Tuesday 6 December 2016

Success hinges on making most of extra chances some direction

Published 20/08/2010 | 05:00

How competitive is this year's football championship? Take the case of this year's All-Ireland semi-finalists.

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Since extra-time is technically classed as a new game, all four have, to varying degrees, required not one, but second, third and fourth chances to advance.

Cork are the biggest culprits. They drew with Kerry, lost the replay after extra-time and then required more extra-time to dismiss Limerick in the qualifiers. Effectively, that's four chances. Dublin required extra-time to beat Wexford and then lost to Meath. Two chances.

Kildare lost to Louth, drew with Antrim after extra-time and then won the replay. Taking extra-time as an additional game, that's three chances. Down lost to Tyrone but not before they required extra-time to beat Donegal. Two chances.

Since the inception of the qualifiers in 2001 there have been five back-door winners, but of those who won their provinces -- Armagh in 2002, Tyrone in 2003 and Kerry in 2004 -- all required replays to keep a straight line towards Croke Park in September.

In the last 10 years, only Kerry's 2007 All-Ireland champions have enjoyed glory without a defeat, a replay or extra-time. It's a sign of the competitive times that now exist.

Life in the hot seat a young man's game

A young man's game. We're not talking about the players but the men who now patrol the sidelines.

GAA managers, particularly in football, are operating at increasingly younger ages. Of the four managers in the All-Ireland semi-finals, three are 40 years of age or younger -- Down's James McCartan, Kildare's Kieran McGeeney and Dublin's Pat Gilroy. Cork's Conor Counihan is the exception.

The trend is heading towards a younger manager to such an extent that someone in their mid to late 40s, once the peak age of the GAA inter-county manager, is now looking old.

Justin McNulty's appointment in Laois lowered the average age even more, following hot on the heels of 30-somethings Jim McGuinness in Donegal, Kevin Walsh in Sligo and Glenn Ryan in Longford. International Rules manager Anthony Tohill has yet to hit 40.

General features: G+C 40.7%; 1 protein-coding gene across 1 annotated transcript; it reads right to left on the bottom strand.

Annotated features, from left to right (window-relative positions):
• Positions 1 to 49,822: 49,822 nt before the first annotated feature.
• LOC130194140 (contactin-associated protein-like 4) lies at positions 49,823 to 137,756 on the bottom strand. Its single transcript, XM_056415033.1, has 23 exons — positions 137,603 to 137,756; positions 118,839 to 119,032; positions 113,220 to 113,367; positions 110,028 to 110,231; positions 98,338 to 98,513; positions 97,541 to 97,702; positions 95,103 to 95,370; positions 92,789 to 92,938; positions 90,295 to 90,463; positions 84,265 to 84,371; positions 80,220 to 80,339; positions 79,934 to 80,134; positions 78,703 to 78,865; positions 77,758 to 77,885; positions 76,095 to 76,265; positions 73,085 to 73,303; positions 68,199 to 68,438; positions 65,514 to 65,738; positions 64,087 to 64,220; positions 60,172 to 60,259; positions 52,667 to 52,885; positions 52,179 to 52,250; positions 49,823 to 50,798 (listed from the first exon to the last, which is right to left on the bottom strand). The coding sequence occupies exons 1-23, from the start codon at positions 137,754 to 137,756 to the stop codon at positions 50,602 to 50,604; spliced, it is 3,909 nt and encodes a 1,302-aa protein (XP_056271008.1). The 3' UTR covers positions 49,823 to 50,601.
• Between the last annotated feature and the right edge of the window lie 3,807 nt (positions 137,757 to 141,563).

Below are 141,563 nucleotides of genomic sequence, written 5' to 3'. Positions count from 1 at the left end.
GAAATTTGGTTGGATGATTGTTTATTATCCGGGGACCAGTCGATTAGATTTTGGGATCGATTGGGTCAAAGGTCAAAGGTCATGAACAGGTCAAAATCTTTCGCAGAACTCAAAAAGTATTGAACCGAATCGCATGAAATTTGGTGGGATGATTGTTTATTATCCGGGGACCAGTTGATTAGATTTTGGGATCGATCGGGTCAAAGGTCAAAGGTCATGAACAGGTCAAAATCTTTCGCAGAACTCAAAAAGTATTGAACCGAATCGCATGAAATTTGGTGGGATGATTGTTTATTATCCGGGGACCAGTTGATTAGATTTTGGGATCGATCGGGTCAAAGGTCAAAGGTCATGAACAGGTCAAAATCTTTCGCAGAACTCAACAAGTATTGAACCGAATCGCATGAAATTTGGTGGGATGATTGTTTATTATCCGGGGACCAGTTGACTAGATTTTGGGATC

There are, of course, obvious exceptions and no doubt Mick O'Dwyer (74) will crop up somewhere in the next few weeks to rein in our argument that less is more when it comes to years. Doesn't he always?

Players taking issue with war on invasions

We're intrigued by the GPA's ringing endorsement of the GAA's measures to keep celebrating fans off the Croke Park surface.

The GPA is right to give Croke Park its backing to efforts to make presentations in a safer environment, but are they speaking on behalf of the majority of players on the issue?

On Monday in this newspaper, Sligo's Eamonn O'Hara described the move to fence Hill 16 as "foolish" (he did add that there was also logic to it). Later that day Eddie Brennan and DJ Carey, a former president of the GPA, also noted their opposition while Down's Benny Coulter was adamant that crowds should be allowed on to the field.

"I don't know what the logic is to this," said Coulter. "If I was a fan and I wanted to get on the pitch, I would. I might get a black eye but I would be happy." Makes you wonder what way players really feel.

True Blues get some direction

ONE of the benefits for Dublin fans of having a new high-tech sponsor like Vodafone is they've just launched an iphone 'app' (Luddites, ask your 10-year-olds!) that will link 'true blues' into the county board's Hill 16 website.

It also links straight into the county's club directory, bringing up detailed maps of every club pitch in the county, including bus routes.

That comes in very handy in such a huge city and especially considering that several clubs use up to four different pitches (many of them local authority facilities away from their clubhouse) to facilitate matches for their many teams.

Given some Blues' fans difficulty in finding their way to Thurles in 2001, we are tempted to suggest that they stick on Sat Nav instructions to all county grounds beyond the Pale, although in fairness to Pat Gilroy, the Dubs will not be in need of a map for the rest of this summer at least.

Irish Independent

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